“As soon as his death was identified as suspicious, a murder investigation was launched by the Kent and Essex Serious Crime Directorate.

“Detectives were already investigating a previous burglary that Mr Williams had reported, during which he was assaulted and money stolen.

“Following his death, their lines of enquiry included whether or not the two incidents were linked.”

The Echo asked whether the case is currently an active investigation and how many resources are assigned to it.

The spokesman added: “The investigation remains led by the Major Investigation Team at Harlow and kept under regular review. Any new information that comes to light will be thoroughly investigated.”

We also asked whether detectives would discuss the case and make a new public appeal.

The spokesman said: “We’ve already given you detailed answers to your questions so an interview would not add anything further.”

Anyone with information can call police on 101.


Anthony Smith (left) and Simon Smith

Taxpayers paid £220k in court costs after accused drug addicts claimed legal aid funds

THE trials of two men acquitted of the vicious murder of Albert Williams cost taxpayers almost £220,000 in legal bills, the Echo can reveal.

Drug addicts Simon Smith, 40, of no fixed address, and Anthony Smith, 44, of Ceylon Road, Westcliff, were cleared of murder after a trial at the Inner London Crown Court in December.

The vulnerable pensioner was beaten and strangled and his body was set alight at his cramped flat in Cedar Close, Southend, on August 8, 2015.

Mr Williams, 67, had been the victim of another violent burglary the previous week in which about £2,000 in cash was stolen.

The two Smith men, who are not related, were found guilty and jailed for eight-and-a-half years each for the first burglary, but cleared of the second burglary- in which police say about £10,000 was taken - and murder.

The heroin users were said to have spent almost all of the money on drugs, even though their arrests came less than three weeks later.

A Freedom of Information probe by the Echo found Anthony Smith was granted £84,857 in legal aid, while Simon Smith was awarded £70,403.

The cost was so high because the first trial at Chelmsford Crown Court in June had to be abandoned after two weeks. The second trial was moved to London.

A separate Freedom of Information request to the Crown Prosecution Service (CPS) found the state spent £8,923 on lawyers at the first trial - in addition to normal salaries - and £53,849 on the second trial.

A CPS spokesman said: “Please note that the counsel costs of the first trial are significantly lower because we utilised our own Principal Crown Advocate and the above figure excludes their normal salary cost.

“There was also the reviewing lawyer cost for both trials. The reviewing lawyer assigned to the case has a full case load of which this formed part of however the individual hours spent by them on this particular case are not recorded by the area.”

Anthony Smith was cleared after medical evidence showed he had been found sleeping rough in a bin area in Southend, suffering from hypothermia at about 7am on the day of the murder.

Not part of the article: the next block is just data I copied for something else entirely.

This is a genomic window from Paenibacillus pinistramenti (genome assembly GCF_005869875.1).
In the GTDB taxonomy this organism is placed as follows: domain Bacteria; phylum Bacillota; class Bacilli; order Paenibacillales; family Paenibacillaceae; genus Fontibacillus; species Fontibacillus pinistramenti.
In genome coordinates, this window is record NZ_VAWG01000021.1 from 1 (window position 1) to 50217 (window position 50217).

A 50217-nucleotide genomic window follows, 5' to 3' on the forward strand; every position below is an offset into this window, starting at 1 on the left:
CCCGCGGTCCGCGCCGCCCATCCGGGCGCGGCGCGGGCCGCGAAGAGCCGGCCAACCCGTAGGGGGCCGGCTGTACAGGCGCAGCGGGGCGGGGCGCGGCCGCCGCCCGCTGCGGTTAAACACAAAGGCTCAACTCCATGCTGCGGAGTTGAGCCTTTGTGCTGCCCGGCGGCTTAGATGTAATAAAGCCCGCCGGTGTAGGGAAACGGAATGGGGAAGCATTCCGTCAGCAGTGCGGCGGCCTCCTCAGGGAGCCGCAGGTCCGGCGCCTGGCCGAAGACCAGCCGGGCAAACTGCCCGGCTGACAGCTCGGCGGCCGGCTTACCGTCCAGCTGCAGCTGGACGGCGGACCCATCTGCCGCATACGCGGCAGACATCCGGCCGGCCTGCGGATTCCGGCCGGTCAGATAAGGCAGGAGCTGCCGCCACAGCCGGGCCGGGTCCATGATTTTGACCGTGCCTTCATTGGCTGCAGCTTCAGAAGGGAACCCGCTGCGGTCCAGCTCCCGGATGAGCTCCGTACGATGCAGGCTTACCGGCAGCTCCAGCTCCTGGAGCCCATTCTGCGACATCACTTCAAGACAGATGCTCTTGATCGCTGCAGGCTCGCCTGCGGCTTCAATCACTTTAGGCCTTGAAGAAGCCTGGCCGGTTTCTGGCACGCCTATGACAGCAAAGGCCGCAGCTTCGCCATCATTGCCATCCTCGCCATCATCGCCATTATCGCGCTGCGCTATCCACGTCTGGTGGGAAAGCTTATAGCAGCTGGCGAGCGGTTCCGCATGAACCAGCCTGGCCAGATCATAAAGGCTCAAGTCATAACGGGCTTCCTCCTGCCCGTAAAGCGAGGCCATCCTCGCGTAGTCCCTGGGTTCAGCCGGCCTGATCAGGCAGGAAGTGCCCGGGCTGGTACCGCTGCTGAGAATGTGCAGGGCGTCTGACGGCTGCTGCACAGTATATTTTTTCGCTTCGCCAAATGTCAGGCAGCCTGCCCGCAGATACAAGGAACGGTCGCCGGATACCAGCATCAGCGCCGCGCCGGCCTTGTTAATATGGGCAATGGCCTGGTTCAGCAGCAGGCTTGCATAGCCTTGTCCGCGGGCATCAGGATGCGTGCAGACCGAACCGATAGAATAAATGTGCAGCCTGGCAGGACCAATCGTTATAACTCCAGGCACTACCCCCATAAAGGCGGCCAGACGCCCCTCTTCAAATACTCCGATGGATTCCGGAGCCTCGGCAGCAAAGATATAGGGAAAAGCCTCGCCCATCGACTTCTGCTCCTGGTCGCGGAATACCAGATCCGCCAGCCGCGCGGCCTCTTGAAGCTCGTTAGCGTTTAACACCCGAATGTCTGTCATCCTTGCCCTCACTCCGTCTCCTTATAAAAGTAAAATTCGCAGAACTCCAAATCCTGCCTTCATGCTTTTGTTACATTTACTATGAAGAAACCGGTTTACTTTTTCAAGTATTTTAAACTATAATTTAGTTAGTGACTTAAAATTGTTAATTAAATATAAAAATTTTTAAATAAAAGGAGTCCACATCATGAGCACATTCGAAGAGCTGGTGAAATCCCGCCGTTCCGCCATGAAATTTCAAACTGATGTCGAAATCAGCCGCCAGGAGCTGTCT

Although he was not far from Mr Williams’ flat, the murder was estimated to have taken place between 5am and 7am - not long enough for him to develop the illness on an August day.

There was also no obvious sign he had been involved in a violent assault or fire.

There was forensic evidence against Anthony Smith, but he claimed it was from an even earlier burglary.

No forensic evidence existed against Simon Smith and he was only tried on the basis that he had confessed to other criminals who were associates of the original suspect in the case, known as Man A.


Regulator probing DNA ‘contamination’

POLICE initially believed Albert Williams’ death was non-suspicious even though his chest had been crushed, he had been strangled and his body set alight just a week after a violent burglary at his home.

Forensic pathologist Dr Benjamin Swift told jurors Mr Williams’ chest had been “flattened” as a result of 50 rib fractures, probably caused by repeated stamping.

He said it was not possible to say whether the injuries to Mr Williams’ chest or the strangulation had killed him, but he would have found it impossible to breathe because his lungs had collapsed.

There were also serious tears to his heart, pancreas and bowel.

Painkillers being taken for the attack the previous week were still in his blood.

Prosecutor Andrew Jackson said the killers inflicted “unimaginable violence.” Despite all of this, police said none of the injuries were visible externally.

Our source believes the subsequent 15-day hold-up between Mr Williams’ death and a post-mortem potentially allowed crucial forensic evidence to be contaminated.

Anthony Smith’s DNA and fingerprints were found on furniture in Mr Williams’ bedroom. During evidence, he put this down to a distraction burglary he had carried out at the flat in the past.

Samples were also taken from Mr Williams’ neck. However, police admitted the neck sample was “compromised” during testing.

An Essex Police spokesman said: “Three DNA samples recovered from the scene were found to belong to Anthony Smith. Each were found to be one billion times more likely to have come from Smith than another person.

“The trial jury heard one of the DNA samples sent for further examination was compromised due to an error during testing.

“However this did not result in the DNA being unusable. Further work was completed and identified that it was 130,000 more likely to relate to Anthony Smith than another person. This was subject of an admissibility hearing at the court and it was admitted in evidence.”

Although the sample was admitted into evidence after a legal challenge from the defence, jurors were told about the alleged mix-up.